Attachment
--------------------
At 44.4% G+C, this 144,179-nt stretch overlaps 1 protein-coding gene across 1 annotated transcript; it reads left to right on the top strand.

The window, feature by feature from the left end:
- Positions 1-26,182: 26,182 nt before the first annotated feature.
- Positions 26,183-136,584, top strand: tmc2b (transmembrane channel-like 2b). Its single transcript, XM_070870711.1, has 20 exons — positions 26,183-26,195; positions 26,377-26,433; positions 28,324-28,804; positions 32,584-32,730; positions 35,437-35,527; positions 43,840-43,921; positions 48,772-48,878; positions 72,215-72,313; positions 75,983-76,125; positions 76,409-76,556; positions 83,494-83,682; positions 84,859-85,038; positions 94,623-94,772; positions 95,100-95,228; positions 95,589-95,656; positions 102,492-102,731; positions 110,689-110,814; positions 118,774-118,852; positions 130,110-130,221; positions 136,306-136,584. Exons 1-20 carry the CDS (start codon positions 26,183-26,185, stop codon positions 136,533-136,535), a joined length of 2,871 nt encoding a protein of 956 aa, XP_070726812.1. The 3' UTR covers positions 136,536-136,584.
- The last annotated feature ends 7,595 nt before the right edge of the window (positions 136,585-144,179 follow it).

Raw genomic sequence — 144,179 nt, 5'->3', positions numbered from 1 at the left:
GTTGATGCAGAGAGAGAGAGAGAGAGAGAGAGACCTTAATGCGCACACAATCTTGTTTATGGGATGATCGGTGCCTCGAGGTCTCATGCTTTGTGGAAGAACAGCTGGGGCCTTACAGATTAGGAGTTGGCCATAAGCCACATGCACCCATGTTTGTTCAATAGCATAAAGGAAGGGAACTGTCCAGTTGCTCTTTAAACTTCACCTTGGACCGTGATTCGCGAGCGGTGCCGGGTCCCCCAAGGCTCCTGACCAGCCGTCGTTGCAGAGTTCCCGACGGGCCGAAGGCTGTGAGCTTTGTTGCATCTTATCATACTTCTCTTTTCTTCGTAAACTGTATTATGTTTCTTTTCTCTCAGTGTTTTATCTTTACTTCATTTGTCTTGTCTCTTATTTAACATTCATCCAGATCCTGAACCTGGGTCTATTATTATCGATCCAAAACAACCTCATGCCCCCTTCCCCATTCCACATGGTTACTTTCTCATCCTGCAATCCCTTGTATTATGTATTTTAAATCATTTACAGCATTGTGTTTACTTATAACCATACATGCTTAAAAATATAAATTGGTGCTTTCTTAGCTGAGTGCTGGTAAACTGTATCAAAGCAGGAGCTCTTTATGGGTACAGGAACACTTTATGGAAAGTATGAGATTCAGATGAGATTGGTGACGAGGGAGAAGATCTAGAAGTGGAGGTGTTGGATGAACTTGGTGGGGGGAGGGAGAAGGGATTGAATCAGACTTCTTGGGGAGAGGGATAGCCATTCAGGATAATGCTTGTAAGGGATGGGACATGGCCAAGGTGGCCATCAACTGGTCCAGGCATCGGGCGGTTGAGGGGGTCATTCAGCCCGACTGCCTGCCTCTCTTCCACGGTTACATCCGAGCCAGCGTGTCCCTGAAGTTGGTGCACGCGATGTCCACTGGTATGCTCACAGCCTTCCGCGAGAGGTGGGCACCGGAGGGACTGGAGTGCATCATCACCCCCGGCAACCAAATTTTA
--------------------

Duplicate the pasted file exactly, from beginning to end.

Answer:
At 44.4% G+C, this 144,179-nt stretch overlaps 1 protein-coding gene across 1 annotated transcript; it reads left to right on the top strand.

The window, feature by feature from the left end:
- Positions 1-26,182: 26,182 nt before the first annotated feature.
- Positions 26,183-136,584, top strand: tmc2b (transmembrane channel-like 2b). Its single transcript, XM_070870711.1, has 20 exons — positions 26,183-26,195; positions 26,377-26,433; positions 28,324-28,804; positions 32,584-32,730; positions 35,437-35,527; positions 43,840-43,921; positions 48,772-48,878; positions 72,215-72,313; positions 75,983-76,125; positions 76,409-76,556; positions 83,494-83,682; positions 84,859-85,038; positions 94,623-94,772; positions 95,100-95,228; positions 95,589-95,656; positions 102,492-102,731; positions 110,689-110,814; positions 118,774-118,852; positions 130,110-130,221; positions 136,306-136,584. Exons 1-20 carry the CDS (start codon positions 26,183-26,185, stop codon positions 136,533-136,535), a joined length of 2,871 nt encoding a protein of 956 aa, XP_070726812.1. The 3' UTR covers positions 136,536-136,584.
- The last annotated feature ends 7,595 nt before the right edge of the window (positions 136,585-144,179 follow it).

Raw genomic sequence — 144,179 nt, 5'->3', positions numbered from 1 at the left:
GTTGATGCAGAGAGAGAGAGAGAGAGAGAGAGACCTTAATGCGCACACAATCTTGTTTATGGGATGATCGGTGCCTCGAGGTCTCATGCTTTGTGGAAGAACAGCTGGGGCCTTACAGATTAGGAGTTGGCCATAAGCCACATGCACCCATGTTTGTTCAATAGCATAAAGGAAGGGAACTGTCCAGTTGCTCTTTAAACTTCACCTTGGACCGTGATTCGCGAGCGGTGCCGGGTCCCCCAAGGCTCCTGACCAGCCGTCGTTGCAGAGTTCCCGACGGGCCGAAGGCTGTGAGCTTTGTTGCATCTTATCATACTTCTCTTTTCTTCGTAAACTGTATTATGTTTCTTTTCTCTCAGTGTTTTATCTTTACTTCATTTGTCTTGTCTCTTATTTAACATTCATCCAGATCCTGAACCTGGGTCTATTATTATCGATCCAAAACAACCTCATGCCCCCTTCCCCATTCCACATGGTTACTTTCTCATCCTGCAATCCCTTGTATTATGTATTTTAAATCATTTACAGCATTGTGTTTACTTATAACCATACATGCTTAAAAATATAAATTGGTGCTTTCTTAGCTGAGTGCTGGTAAACTGTATCAAAGCAGGAGCTCTTTATGGGTACAGGAACACTTTATGGAAAGTATGAGATTCAGATGAGATTGGTGACGAGGGAGAAGATCTAGAAGTGGAGGTGTTGGATGAACTTGGTGGGGGGAGGGAGAAGGGATTGAATCAGACTTCTTGGGGAGAGGGATAGCCATTCAGGATAATGCTTGTAAGGGATGGGACATGGCCAAGGTGGCCATCAACTGGTCCAGGCATCGGGCGGTTGAGGGGGTCATTCAGCCCGACTGCCTGCCTCTCTTCCACGGTTACATCCGAGCCAGCGTGTCCCTGAAGTTGGTGCACGCGATGTCCACTGGTATGCTCACAGCCTTCCGCGAGAGGTGGGCACCGGAGGGACTGGAGTGCATCATCACCCCCGGCAACCAAATTTTA